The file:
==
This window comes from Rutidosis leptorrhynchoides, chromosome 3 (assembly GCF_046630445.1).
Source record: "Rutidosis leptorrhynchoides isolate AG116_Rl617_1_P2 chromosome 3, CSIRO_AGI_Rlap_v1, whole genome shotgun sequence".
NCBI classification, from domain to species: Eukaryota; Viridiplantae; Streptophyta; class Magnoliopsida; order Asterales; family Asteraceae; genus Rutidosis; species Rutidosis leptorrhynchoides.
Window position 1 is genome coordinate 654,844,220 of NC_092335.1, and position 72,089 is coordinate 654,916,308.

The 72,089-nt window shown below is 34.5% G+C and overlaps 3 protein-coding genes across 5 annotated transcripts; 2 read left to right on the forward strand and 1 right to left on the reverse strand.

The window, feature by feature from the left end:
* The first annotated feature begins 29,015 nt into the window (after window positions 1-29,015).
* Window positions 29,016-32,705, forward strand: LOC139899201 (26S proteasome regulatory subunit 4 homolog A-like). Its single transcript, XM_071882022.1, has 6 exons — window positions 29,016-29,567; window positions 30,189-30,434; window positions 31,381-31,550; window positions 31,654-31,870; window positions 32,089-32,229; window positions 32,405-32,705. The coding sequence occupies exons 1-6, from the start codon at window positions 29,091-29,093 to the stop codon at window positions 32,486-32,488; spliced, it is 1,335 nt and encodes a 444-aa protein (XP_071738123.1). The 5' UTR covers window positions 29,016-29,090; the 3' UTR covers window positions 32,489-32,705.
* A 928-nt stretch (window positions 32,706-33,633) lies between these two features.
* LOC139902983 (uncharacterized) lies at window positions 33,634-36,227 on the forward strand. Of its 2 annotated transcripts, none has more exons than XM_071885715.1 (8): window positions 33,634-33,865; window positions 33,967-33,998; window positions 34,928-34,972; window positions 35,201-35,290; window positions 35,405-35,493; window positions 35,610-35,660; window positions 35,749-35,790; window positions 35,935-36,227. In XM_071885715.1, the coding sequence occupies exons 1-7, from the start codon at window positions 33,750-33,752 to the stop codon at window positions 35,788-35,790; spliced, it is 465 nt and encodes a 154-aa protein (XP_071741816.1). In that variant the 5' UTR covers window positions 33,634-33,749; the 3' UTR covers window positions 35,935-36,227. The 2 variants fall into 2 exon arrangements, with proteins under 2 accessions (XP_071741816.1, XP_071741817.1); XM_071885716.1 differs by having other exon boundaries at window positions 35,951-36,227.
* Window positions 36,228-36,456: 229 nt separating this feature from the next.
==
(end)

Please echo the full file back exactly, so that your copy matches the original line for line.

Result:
This window comes from Rutidosis leptorrhynchoides, chromosome 3 (assembly GCF_046630445.1).
Source record: "Rutidosis leptorrhynchoides isolate AG116_Rl617_1_P2 chromosome 3, CSIRO_AGI_Rlap_v1, whole genome shotgun sequence".
NCBI classification, from domain to species: Eukaryota; Viridiplantae; Streptophyta; class Magnoliopsida; order Asterales; family Asteraceae; genus Rutidosis; species Rutidosis leptorrhynchoides.
Window position 1 is genome coordinate 654,844,220 of NC_092335.1, and position 72,089 is coordinate 654,916,308.

The 72,089-nt window shown below is 34.5% G+C and overlaps 3 protein-coding genes across 5 annotated transcripts; 2 read left to right on the forward strand and 1 right to left on the reverse strand.

The window, feature by feature from the left end:
* The first annotated feature begins 29,015 nt into the window (after window positions 1-29,015).
* Window positions 29,016-32,705, forward strand: LOC139899201 (26S proteasome regulatory subunit 4 homolog A-like). Its single transcript, XM_071882022.1, has 6 exons — window positions 29,016-29,567; window positions 30,189-30,434; window positions 31,381-31,550; window positions 31,654-31,870; window positions 32,089-32,229; window positions 32,405-32,705. The coding sequence occupies exons 1-6, from the start codon at window positions 29,091-29,093 to the stop codon at window positions 32,486-32,488; spliced, it is 1,335 nt and encodes a 444-aa protein (XP_071738123.1). The 5' UTR covers window positions 29,016-29,090; the 3' UTR covers window positions 32,489-32,705.
* A 928-nt stretch (window positions 32,706-33,633) lies between these two features.
* LOC139902983 (uncharacterized) lies at window positions 33,634-36,227 on the forward strand. Of its 2 annotated transcripts, none has more exons than XM_071885715.1 (8): window positions 33,634-33,865; window positions 33,967-33,998; window positions 34,928-34,972; window positions 35,201-35,290; window positions 35,405-35,493; window positions 35,610-35,660; window positions 35,749-35,790; window positions 35,935-36,227. In XM_071885715.1, the coding sequence occupies exons 1-7, from the start codon at window positions 33,750-33,752 to the stop codon at window positions 35,788-35,790; spliced, it is 465 nt and encodes a 154-aa protein (XP_071741816.1). In that variant the 5' UTR covers window positions 33,634-33,749; the 3' UTR covers window positions 35,935-36,227. The 2 variants fall into 2 exon arrangements, with proteins under 2 accessions (XP_071741816.1, XP_071741817.1); XM_071885716.1 differs by having other exon boundaries at window positions 35,951-36,227.
* Window positions 36,228-36,456: 229 nt separating this feature from the next.